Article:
Renting a vacation cottage can save you money on your next trip. The advantages of staying in a vacation rental instead of a hotel seem intuitive – more space, kitchen facilities – but renting a cottage or cabin isn't for everyone. Let's take a look at the pros and cons of renting a vacation cottage.
Vacation Rental Pros
You have a home base. You can sleep in, sightsee and return to your "home away from home" whenever you like.
If you're feeling under the weather, you can rest and recuperate in a comfortable environment.
You only need to unpack once. Many senior travelers dislike packing and unpacking every day. Renting a vacation cottage allows you to settle in, make yourself at home and enjoy your vacation without having to round up your socks and slippers each day.
You have more room. Vacation rentals have more square footage per person than do hotel rooms or even most bed and breakfast inns. Even if you're traveling with a large group or another couple, you'll have plenty of space if you select the right rental unit. Best of all, it's all yours. You won't have to worry about shared bathrooms or noisy neighbors.
You can stay in your dream location. Whether you prefer a beachfront cottage, mountain cabin or downtown apartment, chances are you can find a vacation rental that suits you perfectly.
You can choose the type of property and amenities that will make your vacation truly special. For some renters, a hot tub or Jacuzzi bathtub is a "must-have" item, while other renters will choose outdoor swings, fire pits, and gas grills.
If you check vacation rental listings carefully, you'll probably be able to find a cottage featuring all the "extras" you're looking for.
You can save money by buying and cooking your own food. For many renters, being able to cook "at home" is the main reason to choose a vacation cottage. It's fun to shop at local grocery stores and even more fun to spend your travel money on sightseeing instead of eating out.
Vacation Rental Cons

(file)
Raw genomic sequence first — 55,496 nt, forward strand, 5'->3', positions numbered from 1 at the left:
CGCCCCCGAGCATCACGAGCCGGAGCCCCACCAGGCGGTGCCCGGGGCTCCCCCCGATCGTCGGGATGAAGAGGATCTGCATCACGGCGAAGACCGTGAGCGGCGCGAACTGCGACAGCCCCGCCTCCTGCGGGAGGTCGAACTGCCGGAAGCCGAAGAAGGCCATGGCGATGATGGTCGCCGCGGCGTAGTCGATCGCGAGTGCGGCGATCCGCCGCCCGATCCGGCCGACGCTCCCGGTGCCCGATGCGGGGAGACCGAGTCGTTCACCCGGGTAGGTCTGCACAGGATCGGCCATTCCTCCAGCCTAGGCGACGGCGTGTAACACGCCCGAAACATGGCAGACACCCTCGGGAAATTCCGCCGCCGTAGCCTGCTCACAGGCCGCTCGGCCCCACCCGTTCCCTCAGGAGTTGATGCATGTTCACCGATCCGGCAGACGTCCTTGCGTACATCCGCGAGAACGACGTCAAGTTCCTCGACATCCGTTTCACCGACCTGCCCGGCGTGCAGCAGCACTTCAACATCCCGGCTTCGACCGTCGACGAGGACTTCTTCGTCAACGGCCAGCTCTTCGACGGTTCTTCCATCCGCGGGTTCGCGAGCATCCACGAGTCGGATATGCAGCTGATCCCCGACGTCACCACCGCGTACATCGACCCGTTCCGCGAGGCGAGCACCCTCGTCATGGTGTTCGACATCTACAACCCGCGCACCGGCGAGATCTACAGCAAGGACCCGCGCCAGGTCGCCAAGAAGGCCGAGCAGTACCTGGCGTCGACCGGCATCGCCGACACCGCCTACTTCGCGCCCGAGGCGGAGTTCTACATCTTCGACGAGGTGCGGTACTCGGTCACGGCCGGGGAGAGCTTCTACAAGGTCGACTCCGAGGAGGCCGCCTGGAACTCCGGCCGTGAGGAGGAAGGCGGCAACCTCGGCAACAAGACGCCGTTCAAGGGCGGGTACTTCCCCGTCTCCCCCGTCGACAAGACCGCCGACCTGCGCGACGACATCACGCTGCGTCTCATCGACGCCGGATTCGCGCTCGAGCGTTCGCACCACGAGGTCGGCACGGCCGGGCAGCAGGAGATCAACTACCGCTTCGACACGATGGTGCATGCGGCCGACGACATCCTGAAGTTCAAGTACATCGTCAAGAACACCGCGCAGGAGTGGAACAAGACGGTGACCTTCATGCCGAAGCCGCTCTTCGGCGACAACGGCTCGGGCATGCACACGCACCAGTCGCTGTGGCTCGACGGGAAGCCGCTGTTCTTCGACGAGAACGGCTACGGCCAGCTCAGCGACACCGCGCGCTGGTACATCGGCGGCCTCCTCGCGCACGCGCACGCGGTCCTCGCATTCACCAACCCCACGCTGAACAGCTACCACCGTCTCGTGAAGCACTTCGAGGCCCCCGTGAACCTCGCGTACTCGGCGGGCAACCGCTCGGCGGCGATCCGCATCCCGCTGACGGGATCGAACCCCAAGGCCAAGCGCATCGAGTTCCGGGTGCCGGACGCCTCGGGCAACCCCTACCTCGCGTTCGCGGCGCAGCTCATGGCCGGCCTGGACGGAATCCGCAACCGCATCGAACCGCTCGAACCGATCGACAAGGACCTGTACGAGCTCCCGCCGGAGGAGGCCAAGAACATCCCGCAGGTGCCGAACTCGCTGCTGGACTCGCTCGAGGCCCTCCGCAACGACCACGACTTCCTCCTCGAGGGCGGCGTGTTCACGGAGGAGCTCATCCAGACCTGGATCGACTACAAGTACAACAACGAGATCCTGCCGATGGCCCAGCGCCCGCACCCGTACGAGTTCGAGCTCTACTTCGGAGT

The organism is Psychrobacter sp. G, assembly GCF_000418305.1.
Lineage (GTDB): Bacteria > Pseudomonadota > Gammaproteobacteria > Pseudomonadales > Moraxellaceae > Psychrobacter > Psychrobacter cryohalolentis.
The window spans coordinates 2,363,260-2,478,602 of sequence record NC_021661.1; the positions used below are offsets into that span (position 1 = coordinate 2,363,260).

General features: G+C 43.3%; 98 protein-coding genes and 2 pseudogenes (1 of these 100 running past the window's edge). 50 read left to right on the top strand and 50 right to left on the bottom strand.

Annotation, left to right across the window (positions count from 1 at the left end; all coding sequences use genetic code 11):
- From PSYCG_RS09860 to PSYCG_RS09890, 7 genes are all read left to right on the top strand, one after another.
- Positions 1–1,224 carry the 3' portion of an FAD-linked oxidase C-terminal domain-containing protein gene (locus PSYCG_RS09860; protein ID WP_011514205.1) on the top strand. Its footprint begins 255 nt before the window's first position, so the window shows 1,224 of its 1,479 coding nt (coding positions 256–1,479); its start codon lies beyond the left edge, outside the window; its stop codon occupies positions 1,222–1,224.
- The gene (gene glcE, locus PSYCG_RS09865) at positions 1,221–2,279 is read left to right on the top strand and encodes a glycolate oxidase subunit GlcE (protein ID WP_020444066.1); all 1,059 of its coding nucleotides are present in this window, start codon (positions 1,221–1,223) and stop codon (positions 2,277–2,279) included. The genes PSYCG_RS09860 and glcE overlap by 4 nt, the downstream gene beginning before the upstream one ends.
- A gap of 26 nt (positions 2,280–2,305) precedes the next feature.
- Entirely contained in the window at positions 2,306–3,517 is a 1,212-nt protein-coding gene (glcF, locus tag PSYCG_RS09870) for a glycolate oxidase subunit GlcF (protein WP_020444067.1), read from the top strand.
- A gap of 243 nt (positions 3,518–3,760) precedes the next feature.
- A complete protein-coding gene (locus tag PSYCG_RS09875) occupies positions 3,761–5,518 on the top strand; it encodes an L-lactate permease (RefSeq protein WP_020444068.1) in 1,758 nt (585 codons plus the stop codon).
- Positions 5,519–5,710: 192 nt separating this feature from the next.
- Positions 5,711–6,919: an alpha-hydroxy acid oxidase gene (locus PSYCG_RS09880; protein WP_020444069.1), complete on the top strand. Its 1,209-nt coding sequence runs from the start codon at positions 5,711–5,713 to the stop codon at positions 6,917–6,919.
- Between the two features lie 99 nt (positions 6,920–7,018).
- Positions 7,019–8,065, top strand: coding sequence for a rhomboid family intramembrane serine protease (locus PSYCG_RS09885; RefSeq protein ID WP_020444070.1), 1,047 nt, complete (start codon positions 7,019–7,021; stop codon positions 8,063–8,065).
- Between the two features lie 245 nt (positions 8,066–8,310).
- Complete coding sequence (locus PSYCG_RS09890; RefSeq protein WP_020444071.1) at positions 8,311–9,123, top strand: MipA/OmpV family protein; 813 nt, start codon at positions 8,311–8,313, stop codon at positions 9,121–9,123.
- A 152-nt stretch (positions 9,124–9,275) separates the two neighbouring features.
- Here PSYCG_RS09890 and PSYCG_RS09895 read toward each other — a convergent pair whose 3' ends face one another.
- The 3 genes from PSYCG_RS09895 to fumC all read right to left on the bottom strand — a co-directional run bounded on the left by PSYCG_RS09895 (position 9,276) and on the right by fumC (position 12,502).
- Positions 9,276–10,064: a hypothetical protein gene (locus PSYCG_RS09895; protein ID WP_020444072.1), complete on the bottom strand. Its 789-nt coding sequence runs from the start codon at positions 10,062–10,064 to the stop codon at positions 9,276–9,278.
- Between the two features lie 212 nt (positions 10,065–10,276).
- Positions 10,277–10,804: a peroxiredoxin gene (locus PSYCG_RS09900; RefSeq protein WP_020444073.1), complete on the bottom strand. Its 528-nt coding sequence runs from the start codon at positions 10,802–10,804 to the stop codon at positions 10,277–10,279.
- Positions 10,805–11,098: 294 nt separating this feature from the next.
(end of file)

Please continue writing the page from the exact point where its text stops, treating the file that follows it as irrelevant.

You usually won't find a property manager or support staff on site, particularly if you rent directly from the owner. This means that it will take time to resolve problems, whether major or minor. If you have difficulty packing your patience along with your vacation wardrobe, renting a cottage may not be your best option.
You may need to bring bedding, towels and other items. Some vacation rentals include linens and towels, while others, particularly in Europe and parts of Canada, do not. You'll need to consider this issue carefully, particularly if you're traveling to your destination by air.
You'll probably need to bring or rent a car, especially if you're renting a cottage in a beach, mountain or resort area. Downtown vacation rentals may be near public transportation, but you'll need a car to get to an oceanfront cottage or mountain chalet.
You'll have to pick up after yourself. Vacation rentals usually don't offer maid service. You will also have to make your own daily travel arrangements because you won't have access to a front desk staff or concierge.
You may be disappointed when you arrive. Appearances can be deceiving; the "cozy cottage" you saw online may be furnished with garage sale rejects or have other drawbacks you won't be in a position to fix.
If you can't handle surprises, you may prefer to stick with the tried-and-true reliability of your favorite hotel chain.